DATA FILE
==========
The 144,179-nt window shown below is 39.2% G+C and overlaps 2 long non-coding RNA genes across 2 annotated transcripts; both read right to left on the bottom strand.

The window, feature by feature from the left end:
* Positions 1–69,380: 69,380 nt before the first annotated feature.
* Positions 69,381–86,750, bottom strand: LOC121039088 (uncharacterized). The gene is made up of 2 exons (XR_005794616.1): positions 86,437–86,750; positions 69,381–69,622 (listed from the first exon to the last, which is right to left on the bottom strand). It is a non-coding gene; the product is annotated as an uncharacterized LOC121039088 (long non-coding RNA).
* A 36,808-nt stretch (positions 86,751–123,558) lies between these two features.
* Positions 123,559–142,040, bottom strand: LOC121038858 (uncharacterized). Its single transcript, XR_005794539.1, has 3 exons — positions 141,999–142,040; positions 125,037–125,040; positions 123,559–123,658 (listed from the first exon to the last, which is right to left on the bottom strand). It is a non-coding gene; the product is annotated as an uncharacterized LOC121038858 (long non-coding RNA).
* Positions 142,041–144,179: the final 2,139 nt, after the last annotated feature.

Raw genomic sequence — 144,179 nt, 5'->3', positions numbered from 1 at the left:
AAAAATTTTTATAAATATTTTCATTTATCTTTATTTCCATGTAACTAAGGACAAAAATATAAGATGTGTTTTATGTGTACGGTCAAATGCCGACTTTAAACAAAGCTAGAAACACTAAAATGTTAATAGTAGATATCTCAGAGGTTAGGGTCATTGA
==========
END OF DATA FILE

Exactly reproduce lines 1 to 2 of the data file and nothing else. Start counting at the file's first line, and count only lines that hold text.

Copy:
The 144,179-nt window shown below is 39.2% G+C and overlaps 2 long non-coding RNA genes across 2 annotated transcripts; both read right to left on the bottom strand.

The window, feature by feature from the left end: